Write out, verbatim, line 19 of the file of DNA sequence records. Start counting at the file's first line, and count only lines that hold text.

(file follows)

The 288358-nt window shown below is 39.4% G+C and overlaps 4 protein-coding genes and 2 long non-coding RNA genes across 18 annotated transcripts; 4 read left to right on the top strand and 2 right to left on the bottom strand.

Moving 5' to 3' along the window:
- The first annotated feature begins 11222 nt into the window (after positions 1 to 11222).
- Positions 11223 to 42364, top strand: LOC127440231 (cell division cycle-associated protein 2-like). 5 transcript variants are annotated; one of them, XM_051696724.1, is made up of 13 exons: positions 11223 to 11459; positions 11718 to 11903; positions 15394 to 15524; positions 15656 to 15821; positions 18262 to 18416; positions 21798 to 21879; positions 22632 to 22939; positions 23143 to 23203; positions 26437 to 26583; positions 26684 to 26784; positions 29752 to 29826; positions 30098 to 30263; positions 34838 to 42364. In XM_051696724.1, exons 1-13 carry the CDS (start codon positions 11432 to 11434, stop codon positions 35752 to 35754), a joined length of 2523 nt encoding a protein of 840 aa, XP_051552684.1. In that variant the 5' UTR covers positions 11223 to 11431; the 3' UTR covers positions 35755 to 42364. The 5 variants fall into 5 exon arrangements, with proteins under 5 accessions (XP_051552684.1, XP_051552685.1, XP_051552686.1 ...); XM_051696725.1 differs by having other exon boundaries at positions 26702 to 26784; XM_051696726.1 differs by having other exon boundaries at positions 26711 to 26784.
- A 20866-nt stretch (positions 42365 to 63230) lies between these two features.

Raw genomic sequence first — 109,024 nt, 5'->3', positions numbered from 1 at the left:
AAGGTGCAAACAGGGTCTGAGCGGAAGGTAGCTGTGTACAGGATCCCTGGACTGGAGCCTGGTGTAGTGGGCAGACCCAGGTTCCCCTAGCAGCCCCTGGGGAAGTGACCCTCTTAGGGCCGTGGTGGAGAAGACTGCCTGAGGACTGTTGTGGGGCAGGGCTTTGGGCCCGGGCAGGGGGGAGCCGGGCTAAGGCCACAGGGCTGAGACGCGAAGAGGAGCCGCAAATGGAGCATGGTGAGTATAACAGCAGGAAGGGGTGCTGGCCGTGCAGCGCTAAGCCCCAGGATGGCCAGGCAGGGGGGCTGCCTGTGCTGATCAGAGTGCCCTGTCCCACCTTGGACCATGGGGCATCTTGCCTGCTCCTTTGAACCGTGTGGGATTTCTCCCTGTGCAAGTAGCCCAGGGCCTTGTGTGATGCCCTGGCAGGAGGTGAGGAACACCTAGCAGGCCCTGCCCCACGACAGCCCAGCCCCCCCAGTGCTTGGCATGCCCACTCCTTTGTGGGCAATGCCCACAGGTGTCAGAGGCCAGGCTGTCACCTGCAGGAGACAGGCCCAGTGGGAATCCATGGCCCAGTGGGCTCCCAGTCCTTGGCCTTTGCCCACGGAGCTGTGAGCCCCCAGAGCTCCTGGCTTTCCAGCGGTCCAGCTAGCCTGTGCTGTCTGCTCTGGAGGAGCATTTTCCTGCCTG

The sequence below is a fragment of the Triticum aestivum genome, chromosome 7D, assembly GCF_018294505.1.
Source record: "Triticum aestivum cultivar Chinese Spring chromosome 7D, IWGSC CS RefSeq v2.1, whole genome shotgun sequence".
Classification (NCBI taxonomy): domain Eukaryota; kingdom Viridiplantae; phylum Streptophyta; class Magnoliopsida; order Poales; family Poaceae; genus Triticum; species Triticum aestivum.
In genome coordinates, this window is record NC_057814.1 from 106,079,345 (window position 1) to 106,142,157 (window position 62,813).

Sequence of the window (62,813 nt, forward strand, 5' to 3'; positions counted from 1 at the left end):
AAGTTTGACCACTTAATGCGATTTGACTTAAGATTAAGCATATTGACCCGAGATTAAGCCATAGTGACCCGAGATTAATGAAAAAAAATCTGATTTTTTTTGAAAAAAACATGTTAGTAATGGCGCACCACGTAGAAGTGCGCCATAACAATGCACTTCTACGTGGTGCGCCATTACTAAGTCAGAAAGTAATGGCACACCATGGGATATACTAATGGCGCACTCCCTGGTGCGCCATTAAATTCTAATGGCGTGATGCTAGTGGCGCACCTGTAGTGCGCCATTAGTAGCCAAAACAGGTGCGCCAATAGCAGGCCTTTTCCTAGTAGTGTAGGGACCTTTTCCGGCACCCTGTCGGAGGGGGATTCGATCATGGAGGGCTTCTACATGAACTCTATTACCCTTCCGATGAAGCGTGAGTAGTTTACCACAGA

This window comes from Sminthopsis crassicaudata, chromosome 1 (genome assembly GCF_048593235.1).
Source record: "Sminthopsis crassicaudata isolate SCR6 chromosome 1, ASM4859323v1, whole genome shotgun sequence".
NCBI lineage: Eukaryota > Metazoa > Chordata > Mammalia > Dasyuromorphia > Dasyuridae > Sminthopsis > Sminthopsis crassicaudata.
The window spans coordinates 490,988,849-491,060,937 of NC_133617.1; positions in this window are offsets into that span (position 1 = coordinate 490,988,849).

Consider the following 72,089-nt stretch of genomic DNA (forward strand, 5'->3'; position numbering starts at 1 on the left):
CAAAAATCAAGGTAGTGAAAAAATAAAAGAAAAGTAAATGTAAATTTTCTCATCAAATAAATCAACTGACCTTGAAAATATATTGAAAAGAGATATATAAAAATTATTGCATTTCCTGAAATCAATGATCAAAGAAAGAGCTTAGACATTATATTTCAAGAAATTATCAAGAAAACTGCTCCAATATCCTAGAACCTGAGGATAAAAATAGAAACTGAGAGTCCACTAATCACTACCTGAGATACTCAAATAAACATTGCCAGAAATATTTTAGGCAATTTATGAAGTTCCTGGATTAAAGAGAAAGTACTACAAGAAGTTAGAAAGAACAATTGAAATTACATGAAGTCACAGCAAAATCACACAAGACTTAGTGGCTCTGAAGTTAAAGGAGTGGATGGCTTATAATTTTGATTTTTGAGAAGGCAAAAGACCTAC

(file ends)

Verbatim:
CAAAAATCAAGGTAGTGAAAAAATAAAAGAAAAGTAAATGTAAATTTTCTCATCAAATAAATCAACTGACCTTGAAAATATATTGAAAAGAGATATATAAAAATTATTGCATTTCCTGAAATCAATGATCAAAGAAAGAGCTTAGACATTATATTTCAAGAAATTATCAAGAAAACTGCTCCAATATCCTAGAACCTGAGGATAAAAATAGAAACTGAGAGTCCACTAATCACTACCTGAGATACTCAAATAAACATTGCCAGAAATATTTTAGGCAATTTATGAAGTTCCTGGATTAAAGAGAAAGTACTACAAGAAGTTAGAAAGAACAATTGAAATTACATGAAGTCACAGCAAAATCACACAAGACTTAGTGGCTCTGAAGTTAAAGGAGTGGATGGCTTATAATTTTGATTTTTGAGAAGGCAAAAGACCTAC